I just found out that he never told his new wife the reason behind his divorce from my mother—he told her he didn’t really know why my mom had left, beyond the culture clash. (He’s from a rural village in India; my mom was from a American old-money family.) In the 12 years my dad and stepmother have been married, I have NEVER seen any signs of him being abusive toward her. But I don’t really have much of a relationship with her and don’t even really like her. Still, I am concerned about the fact that she doesn’t know what happened with my mom. Am I obligated to tell her, since my dad obviously doesn’t want her to know?


—Concerned In Texas

Dear CIT,

No, I do not think you are obligated to tell her. She is an adult, your father is many years older than when he was married to your mother, and, like many people, he seems to have been capable of looking at his conduct and changing it for the better. A marriage is a unique organism, and just as bad parents can be decent grandparents, a bad husband or wife can be a better partner to a new spouse, especially if being a bad partner ended a previous marriage.

If she reaches out, if you see signs of his past behavior resurfacing (I do acknowledge you have no particular access to how he may treat her in private), then my answer would evolve with that. For now, I see no pressing need to say anything about the end of your parents’ marriage. He and his new wife have been together for 12 years, and although she may not know a great deal about his previous marriage, she knows plenty about your father.

When Parents Don’t Share a Last Name, Whose Should Their Child Get?

Dan Kois is joined by Elizabeth Newcamp and Gabriel Roth on this week’s episode of Slate’s parenting podcast, Mom and Dad Are Fighting.


Dear Care and Feeding,

My husband and I are in our mid-30s and happily child-free. I’m rarely around kids, so I’d love some perspective on an issue that’s driving me nuts! We own and have lived in our house for four years, and about a year ago, some new neighbors moved in a few houses down. They have four children, all under 4 or 5 years old, and live in a big three-story house with a large fenced-in backyard and large screened-in back porch.

For some reason, they let the two “older” kids play in the small front yard unsupervised almost daily. The kids are so shrill, and they scream while playing. I work from home and can hear them in every room in my house. If it’s a nice day, I can’t even open my windows and enjoy the weather, because it’s incessant. It seems they’re told not to leave the yard, so the other day the kids screamed for a solid hour, yelling for some neighbors several doors down (who weren’t even home) to come out and play. No parent ever comes outside.

This constant screaming is driving me crazy! Is there anything I can do or say to get them to tone this down, or do I have to wait out the next 15 years until they’re all teenagers and don’t want to play in the front yard anymore? I don’t expect silence or to never hear neighbor kids playing, but this is really wearing me thin.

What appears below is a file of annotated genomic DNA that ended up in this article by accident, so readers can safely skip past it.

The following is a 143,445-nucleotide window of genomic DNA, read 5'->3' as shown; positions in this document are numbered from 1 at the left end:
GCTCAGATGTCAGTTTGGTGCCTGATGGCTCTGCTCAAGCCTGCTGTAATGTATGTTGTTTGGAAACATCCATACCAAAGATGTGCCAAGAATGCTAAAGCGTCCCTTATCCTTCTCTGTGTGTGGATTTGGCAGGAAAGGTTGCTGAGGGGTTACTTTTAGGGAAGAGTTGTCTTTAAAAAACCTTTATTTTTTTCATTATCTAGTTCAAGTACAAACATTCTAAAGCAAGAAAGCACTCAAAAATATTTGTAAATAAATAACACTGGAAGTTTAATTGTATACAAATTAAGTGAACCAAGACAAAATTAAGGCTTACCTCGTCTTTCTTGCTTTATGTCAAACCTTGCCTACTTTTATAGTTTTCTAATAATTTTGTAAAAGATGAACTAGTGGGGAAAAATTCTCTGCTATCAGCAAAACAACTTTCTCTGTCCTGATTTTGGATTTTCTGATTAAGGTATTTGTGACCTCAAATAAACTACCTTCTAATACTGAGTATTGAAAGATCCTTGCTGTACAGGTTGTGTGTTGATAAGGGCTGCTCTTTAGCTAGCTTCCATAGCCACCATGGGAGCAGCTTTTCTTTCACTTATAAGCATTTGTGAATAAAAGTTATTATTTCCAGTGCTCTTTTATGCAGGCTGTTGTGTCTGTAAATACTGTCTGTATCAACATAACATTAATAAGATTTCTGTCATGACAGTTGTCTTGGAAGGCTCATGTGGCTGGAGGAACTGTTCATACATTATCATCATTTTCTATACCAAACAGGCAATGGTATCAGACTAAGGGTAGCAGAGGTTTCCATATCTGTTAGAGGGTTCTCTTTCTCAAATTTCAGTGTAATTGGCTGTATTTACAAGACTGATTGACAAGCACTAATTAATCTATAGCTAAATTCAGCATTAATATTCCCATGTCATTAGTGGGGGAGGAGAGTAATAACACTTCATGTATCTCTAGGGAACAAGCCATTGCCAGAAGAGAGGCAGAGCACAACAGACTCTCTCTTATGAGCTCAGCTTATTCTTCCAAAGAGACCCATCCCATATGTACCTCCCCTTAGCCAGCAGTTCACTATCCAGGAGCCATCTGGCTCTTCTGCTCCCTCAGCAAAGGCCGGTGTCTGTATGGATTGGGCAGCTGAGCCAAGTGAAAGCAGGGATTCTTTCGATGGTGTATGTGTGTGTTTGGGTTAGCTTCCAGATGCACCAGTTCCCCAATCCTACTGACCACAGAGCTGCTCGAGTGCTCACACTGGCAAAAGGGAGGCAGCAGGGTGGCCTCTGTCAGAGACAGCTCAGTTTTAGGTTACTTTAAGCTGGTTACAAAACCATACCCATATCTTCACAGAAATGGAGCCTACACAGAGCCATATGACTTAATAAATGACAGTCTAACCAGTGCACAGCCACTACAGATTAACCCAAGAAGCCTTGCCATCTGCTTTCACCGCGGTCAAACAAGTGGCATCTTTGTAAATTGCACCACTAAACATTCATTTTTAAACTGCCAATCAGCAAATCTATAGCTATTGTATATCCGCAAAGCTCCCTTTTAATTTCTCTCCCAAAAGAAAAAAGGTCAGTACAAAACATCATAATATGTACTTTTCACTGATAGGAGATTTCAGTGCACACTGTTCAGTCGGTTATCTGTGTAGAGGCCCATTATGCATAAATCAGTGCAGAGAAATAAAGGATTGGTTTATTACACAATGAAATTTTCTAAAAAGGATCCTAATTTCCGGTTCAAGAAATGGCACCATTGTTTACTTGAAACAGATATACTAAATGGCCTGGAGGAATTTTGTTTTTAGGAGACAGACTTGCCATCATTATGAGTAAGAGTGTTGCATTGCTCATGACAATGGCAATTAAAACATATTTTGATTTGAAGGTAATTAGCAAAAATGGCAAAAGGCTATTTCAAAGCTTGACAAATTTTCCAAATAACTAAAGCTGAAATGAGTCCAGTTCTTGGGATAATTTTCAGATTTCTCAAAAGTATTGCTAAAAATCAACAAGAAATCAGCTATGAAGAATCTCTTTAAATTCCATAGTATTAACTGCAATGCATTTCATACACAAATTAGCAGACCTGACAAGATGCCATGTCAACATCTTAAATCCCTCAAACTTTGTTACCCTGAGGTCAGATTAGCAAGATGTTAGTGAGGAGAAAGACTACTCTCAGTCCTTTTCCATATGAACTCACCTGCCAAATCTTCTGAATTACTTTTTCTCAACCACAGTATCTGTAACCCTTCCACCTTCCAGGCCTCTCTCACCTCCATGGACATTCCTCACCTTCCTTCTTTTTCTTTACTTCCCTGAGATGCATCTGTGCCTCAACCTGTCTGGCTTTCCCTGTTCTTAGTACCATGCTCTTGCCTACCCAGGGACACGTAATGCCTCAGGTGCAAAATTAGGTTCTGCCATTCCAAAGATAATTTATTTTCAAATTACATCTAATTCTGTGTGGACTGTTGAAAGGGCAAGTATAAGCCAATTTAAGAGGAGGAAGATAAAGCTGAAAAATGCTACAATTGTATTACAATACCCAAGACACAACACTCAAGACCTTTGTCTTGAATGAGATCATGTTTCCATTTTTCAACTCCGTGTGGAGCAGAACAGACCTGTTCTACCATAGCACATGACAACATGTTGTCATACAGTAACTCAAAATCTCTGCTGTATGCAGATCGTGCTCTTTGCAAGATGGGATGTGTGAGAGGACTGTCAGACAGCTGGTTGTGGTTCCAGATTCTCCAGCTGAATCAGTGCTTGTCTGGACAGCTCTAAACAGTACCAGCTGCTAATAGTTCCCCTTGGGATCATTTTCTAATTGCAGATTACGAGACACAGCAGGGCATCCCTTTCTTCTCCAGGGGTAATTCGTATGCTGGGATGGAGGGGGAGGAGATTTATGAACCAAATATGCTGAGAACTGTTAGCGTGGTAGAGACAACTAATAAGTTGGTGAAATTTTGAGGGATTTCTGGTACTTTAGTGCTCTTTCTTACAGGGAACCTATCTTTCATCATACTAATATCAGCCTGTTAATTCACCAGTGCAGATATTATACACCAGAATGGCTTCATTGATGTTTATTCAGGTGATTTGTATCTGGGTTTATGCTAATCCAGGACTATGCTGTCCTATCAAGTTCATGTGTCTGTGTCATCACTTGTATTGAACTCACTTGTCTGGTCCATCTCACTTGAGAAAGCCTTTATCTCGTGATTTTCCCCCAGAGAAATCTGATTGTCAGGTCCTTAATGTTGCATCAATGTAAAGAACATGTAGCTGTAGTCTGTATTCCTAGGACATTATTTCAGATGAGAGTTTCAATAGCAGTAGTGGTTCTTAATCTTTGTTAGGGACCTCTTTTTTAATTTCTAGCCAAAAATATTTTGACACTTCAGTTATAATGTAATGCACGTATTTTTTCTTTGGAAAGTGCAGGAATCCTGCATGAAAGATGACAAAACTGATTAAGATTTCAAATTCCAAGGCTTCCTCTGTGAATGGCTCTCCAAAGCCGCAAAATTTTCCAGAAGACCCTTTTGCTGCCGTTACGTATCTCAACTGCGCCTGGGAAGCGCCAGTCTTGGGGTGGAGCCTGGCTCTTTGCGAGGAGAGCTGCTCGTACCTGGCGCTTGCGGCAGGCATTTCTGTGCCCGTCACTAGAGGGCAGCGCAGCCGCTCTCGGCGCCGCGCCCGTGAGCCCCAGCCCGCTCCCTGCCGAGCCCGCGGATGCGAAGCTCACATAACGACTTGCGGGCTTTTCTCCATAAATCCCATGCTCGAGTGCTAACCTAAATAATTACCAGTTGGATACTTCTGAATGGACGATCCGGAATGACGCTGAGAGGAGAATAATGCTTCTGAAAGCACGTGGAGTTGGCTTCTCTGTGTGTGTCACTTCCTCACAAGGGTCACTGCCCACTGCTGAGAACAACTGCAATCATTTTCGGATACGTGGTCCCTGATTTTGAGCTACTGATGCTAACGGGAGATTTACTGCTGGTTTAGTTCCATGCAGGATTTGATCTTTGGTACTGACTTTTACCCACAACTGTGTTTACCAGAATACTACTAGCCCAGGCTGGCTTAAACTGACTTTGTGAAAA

—Headphones Don’t Help

Dear HDH,

I must say, your signoff did take the wind out of my sails, as I am an established yet unpaid shill for Big Noise-Canceling Headphones as an industry. “Buy better noise-canceling headphones” must remain part of my answer. My personal recommendation is to buy the (very reasonably priced) ear protection that is used by people who shoot recreationally at gun ranges or work outside at airports. Read reviews (some tactical ear protection just shuts down very high-decibel noise while enhancing more ambient noise, which may or may not work for you). My own tactical ear protection has a walkie-talkie function, in case you and your partner want to walk around the house in blissful, utter silence while also pretending you are in Red Dawn (the original so-bad-it’s-good Cold War propaganda film, not the atrocious remake). I do not wear them on planes, because they look slightly menacing.

They live a few doors down. It’s daytime. They’re kids. They are at Peak Shrill at this age. If they were my kids, I would also want them to go the hell outside.

I think you could, reasonably, go over with a pan of brownies and very sweetly say that you work from home, you are very noise-sensitive, and it would be a tremendous boon to you if their little darlings spent more time in the backyard, which I have the sense from your letter is more sheltered and less likely to drill directly into your brain.

That may not work. But it’s unlikely to insult, and any improvement will be a blessing. Please update us.


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My husband and I are in our mid-40s and have a 6-year-old child. He really wants a second child. I am open to the idea but not desperate for another baby. Because he so wants another child, we have tried for years, with assistance from fertility doctors. That’s not a particularly pleasant process. I’ve been pregnant many times and have lost every pregnancy. It’s all been grueling and painful, physically and emotionally. Now my husband wants to try using donor eggs, but I really do not want to. I want to embrace our family of three and move on, but he can’t seem to let it go. Am I being unreasonable?